Stored on a deep shelf in the repository of the Archive is a leather-covered ledger, the School Inspectors’ Report Book for the years 1910 to 1912. It has a beautiful brass clasp, and lock and key. On the cover is written ‘The Property of the Trustees’ and inside is a list of the staff at that time, accompanied by remarks about teachers — an early version of modern staff performance reviews. Despite the fact that it was kept secure, the first couple of pages of remarks have been defaced. This act of vandalism had been done some time ago, the ink rubbed off making holes in the pages, and again raises so many questions: why had these tantalising entries been removed; were they deemed too critical, too harsh? Questions about which we can speculate today but to which we will never know the answers.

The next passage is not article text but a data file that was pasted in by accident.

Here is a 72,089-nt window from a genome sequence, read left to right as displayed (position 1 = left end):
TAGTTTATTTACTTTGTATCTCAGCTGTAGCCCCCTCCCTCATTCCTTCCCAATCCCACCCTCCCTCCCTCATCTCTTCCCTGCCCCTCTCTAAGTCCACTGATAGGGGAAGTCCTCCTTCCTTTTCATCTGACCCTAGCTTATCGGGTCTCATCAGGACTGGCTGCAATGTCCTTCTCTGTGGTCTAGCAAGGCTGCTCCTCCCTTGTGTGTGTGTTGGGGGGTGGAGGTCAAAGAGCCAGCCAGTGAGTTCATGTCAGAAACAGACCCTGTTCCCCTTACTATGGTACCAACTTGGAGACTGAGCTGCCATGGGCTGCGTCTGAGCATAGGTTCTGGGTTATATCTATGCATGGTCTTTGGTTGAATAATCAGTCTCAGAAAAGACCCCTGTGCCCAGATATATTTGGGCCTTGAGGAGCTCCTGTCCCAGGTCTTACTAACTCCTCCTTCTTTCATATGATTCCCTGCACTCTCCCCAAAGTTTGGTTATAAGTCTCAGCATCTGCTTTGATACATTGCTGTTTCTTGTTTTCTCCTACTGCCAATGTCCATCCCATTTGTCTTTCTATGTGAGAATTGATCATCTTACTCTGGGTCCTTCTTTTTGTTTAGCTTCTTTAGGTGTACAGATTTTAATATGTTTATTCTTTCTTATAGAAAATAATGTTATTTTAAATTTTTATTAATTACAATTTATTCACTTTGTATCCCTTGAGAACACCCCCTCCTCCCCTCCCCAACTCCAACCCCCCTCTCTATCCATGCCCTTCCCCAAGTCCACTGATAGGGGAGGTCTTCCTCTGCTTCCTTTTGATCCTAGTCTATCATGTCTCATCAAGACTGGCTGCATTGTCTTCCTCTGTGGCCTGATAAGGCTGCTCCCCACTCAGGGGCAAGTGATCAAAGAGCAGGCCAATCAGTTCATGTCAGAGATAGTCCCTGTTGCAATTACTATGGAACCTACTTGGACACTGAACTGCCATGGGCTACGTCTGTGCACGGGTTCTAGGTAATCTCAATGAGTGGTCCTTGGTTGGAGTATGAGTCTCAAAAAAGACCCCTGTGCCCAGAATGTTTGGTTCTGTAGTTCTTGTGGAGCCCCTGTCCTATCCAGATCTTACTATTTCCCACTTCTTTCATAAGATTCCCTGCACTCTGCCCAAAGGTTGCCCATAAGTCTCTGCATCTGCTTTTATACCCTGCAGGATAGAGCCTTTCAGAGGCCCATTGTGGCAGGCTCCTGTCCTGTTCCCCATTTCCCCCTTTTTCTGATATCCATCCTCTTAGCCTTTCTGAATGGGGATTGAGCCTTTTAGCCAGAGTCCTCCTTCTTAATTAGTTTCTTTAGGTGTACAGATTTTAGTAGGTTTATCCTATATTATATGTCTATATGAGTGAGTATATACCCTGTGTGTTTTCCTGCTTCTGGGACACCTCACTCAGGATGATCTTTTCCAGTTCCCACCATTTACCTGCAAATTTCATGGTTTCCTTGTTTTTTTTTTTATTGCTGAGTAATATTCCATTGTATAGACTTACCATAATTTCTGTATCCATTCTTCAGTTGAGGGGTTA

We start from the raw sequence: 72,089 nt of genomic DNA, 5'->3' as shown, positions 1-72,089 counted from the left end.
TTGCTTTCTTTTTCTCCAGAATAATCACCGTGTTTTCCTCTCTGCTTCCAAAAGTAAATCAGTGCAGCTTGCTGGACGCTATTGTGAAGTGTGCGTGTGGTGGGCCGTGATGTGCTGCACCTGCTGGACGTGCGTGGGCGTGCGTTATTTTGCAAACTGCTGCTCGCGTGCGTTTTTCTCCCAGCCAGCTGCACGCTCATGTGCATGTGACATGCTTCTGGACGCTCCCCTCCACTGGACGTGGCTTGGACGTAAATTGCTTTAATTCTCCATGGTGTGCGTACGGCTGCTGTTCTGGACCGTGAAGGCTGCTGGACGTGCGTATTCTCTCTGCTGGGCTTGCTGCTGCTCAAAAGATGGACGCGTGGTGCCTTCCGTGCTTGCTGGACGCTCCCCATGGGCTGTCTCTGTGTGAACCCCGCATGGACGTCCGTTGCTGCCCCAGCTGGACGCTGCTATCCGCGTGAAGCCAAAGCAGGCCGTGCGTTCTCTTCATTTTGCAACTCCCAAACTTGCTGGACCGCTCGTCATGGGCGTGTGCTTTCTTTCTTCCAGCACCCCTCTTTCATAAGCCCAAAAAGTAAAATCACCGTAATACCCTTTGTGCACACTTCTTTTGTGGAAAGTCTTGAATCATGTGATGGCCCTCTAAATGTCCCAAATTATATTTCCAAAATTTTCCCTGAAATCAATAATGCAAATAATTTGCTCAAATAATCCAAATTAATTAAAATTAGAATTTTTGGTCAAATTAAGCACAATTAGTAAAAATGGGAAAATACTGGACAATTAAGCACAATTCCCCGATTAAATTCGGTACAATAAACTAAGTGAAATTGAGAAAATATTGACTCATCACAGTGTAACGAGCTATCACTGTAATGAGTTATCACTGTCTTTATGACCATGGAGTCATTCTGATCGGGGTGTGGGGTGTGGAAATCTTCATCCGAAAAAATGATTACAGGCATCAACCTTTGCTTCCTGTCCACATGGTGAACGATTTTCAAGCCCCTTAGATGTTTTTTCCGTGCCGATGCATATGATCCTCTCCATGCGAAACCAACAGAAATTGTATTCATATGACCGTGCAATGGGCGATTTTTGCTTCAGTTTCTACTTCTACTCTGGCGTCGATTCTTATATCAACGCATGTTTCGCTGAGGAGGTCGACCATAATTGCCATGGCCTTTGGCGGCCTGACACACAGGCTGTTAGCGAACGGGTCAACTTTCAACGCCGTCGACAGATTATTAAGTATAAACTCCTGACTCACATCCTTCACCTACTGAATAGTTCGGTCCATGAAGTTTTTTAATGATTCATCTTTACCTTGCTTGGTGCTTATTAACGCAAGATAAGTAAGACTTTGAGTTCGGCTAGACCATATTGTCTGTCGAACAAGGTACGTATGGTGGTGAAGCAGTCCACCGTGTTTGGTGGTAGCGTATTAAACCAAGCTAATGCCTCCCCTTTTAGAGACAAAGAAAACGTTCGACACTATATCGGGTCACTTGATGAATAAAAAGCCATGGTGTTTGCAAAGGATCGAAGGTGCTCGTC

Although we cannot read the contents of this old ledger there are so many other treasures to enjoy, often only revealing their true value over time. One of these only recently came to light, and is particularly important in 2015 — the year of the Centenary of Gallipoli — when Australians are reminded of the many men and women who served in the Great War. Some time ago I came across a charming, unframed watercolour tucked away in a drawer. The painting was of an elderly woman standing in a garden in front of a small cottage. Written at the bottom was ‘Aunty Grace’s house’, and underneath, in pencil, ‘Mooroolbark’. There was no name or date and the painting appeared to be an example of a piece of student art. Recently, while carrying out some research on a past student, the name ‘Mooroolbark’ surfaced again, and the painting’s subject and its importance finally came to light.